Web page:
The federal probe into whether the IBF sold rankings and arranged fights for kickbacks has spread to Don King's corporate office.
"This is all nonsense. They can look at all the documents they want," Don King said Saturday in a statement released by spokesman Greg Fritz. "Had they asked for (the documents), I would have given them to them. I have nothing to hide."
Federal agents with empty boxes raided the offices of the boxing promoter Friday looking for records involving the International Boxing Federation, Don King Productions and Monarch Productions, a company run by King's son, Carl, a boxing industry source told The Associated Press on condition of anonymity.
A federal grand jury in Newark, N.J., has been investigating the IBF for several months even before the disputed draw in March between Evander Holyfield and Lennox Lewis, which prompted New York law enforcement agencies to start their own investigations of the IBF.
The FBI would not confirm the raid at King's office in Deerfield Beach, about 40 miles south of West Palm Beach, was linked to the IBF investigation or if the search would be completed Friday.
"The only thing I can tell you is we are serving search warrants on his offices as part of an ongoing investigation," FBI spokesman Mike Faregas said.
A lawyer for IBF president Bob Lee Sr., said Friday he knew nothing about the FBI raid and refused to say what he knew about King's possible involvement.
On May 18, the Los Angeles Times quoted boxing promoters and managers as saying the sport's sanctioning bodies sometimes sell the rankings that lead to more lucrative bouts.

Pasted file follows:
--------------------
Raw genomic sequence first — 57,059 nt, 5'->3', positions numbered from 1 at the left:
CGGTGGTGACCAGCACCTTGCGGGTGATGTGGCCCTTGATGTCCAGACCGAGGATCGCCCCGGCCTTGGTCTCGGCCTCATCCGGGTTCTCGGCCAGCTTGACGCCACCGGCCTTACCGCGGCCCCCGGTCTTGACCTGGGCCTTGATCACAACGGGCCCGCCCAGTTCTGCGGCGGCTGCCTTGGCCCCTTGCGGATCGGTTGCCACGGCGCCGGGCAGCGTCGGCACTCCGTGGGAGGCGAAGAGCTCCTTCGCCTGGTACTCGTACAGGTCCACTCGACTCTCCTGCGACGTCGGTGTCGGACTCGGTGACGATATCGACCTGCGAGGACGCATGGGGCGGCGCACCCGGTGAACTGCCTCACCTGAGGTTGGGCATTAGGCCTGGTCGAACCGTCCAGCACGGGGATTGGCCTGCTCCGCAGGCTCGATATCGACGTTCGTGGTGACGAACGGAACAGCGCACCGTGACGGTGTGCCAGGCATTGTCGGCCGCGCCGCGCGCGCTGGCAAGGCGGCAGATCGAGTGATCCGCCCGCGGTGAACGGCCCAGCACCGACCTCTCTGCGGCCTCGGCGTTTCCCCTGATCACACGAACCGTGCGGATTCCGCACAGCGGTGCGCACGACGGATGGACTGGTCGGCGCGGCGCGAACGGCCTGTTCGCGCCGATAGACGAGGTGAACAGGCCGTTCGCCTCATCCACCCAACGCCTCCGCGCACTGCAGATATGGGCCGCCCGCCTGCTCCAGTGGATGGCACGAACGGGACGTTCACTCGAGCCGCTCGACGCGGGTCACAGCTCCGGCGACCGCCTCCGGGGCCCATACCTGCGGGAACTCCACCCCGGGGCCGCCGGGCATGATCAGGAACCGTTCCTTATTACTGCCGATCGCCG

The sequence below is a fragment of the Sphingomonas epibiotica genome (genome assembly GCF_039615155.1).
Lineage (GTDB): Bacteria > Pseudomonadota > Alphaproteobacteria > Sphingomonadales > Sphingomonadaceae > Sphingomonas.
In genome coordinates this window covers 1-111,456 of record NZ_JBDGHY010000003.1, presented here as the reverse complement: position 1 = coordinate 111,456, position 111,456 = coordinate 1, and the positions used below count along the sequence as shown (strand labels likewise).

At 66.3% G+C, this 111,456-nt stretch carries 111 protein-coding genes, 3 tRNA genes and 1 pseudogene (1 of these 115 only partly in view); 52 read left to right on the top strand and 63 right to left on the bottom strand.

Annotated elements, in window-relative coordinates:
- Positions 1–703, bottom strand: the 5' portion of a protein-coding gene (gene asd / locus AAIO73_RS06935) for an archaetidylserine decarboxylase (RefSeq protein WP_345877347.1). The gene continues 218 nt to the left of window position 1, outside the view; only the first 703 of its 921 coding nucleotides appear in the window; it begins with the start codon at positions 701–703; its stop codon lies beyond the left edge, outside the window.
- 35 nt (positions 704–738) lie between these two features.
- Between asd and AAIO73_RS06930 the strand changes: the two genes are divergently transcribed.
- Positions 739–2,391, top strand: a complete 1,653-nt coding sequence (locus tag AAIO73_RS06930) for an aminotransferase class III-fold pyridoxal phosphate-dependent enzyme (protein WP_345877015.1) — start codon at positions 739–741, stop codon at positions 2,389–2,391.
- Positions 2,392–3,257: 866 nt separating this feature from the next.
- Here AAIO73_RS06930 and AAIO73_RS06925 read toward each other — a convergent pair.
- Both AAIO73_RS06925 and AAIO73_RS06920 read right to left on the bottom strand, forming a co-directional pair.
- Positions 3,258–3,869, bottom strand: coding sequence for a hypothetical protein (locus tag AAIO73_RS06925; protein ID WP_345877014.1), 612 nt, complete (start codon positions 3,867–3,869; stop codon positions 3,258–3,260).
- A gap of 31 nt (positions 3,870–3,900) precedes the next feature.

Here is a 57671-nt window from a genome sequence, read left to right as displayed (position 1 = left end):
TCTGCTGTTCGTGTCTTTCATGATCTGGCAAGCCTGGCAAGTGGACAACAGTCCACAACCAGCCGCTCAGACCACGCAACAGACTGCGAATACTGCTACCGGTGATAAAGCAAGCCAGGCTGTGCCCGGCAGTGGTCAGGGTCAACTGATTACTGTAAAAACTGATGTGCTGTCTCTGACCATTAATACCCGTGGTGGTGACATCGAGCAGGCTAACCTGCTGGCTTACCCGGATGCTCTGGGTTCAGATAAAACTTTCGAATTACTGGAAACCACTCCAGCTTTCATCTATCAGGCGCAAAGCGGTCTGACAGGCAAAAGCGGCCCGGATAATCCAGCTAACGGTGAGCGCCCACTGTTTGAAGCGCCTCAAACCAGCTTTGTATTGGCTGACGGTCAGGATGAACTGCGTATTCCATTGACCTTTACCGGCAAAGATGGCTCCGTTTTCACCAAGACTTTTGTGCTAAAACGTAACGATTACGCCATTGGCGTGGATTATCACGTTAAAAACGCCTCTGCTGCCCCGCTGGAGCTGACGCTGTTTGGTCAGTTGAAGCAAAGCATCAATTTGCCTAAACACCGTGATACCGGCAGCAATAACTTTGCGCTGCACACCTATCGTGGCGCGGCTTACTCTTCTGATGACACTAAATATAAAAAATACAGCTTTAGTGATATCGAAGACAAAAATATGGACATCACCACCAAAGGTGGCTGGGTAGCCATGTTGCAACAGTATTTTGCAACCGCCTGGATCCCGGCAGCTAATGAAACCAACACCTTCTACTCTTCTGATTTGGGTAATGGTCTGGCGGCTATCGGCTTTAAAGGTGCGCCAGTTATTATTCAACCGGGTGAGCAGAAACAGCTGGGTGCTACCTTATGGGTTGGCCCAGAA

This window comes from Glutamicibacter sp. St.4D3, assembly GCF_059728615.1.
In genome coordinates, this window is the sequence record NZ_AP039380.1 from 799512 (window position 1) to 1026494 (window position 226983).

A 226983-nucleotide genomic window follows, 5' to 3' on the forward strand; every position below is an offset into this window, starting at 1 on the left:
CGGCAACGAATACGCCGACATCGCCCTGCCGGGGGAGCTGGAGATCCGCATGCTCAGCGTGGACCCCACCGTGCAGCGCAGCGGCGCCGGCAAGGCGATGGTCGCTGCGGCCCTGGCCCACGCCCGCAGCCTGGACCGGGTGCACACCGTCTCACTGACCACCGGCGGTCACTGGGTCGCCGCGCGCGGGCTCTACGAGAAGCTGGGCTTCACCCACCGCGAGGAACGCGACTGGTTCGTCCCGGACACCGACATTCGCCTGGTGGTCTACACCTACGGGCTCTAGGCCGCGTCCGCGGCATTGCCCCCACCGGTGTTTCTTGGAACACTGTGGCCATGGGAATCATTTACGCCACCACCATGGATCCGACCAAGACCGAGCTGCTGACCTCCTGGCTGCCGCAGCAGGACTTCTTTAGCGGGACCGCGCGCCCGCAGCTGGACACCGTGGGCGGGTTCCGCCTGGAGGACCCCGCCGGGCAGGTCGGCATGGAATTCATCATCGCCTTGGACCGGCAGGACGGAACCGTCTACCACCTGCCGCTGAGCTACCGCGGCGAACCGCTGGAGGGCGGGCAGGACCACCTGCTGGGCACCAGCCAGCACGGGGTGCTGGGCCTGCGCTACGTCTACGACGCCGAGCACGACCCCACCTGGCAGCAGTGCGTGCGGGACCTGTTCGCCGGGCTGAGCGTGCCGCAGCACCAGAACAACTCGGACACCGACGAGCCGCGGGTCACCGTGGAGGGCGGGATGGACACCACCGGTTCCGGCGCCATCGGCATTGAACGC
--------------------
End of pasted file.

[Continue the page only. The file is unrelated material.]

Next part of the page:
The Times reported that witnesses have testified before the federal grand jury in New Jersey that some payments to the sanctioning bodies were made in cash, but that others were less obvious, such as those contained in overpayments of standard fees.
Earlier this week, HBO president Lou DiBella denied King's assertion that a rematch was set between Evander Holyfield and Lennox Lewis.
And sources close to the negotiations, speaking on condition of anonymity, said one of the stumbling blocks was the possibility King could be indicted.
DiBella said there were "some problematic issues that need to be worked out."
HBO has insisted King step aside as the fight promoter if he is indicted on charges stemming from a number of investigations, sources close to the negotiations told the AP. So far, King has refused such a clause in the contract.
Meanwhile in Newark, federal grand jurors have subpoenaed all IBF records since 1982 on rankings and contracts for fights, as well as checks, invoices, expense forms and telephone records, its attorney has said.
Federal prosecutors, citing grand jury secrecy, will not comment.
Gerald Krovatin, the lawyer for Lee, said he does not want to give "any sort of credibility" to rumors.
The IBF and two other sanctioning groups the World Boxing Association and World Boxing Council set rules and rankings that play a large role in determining bouts. Boxers who defy the groups risk losing the chance at title bouts and large purses.
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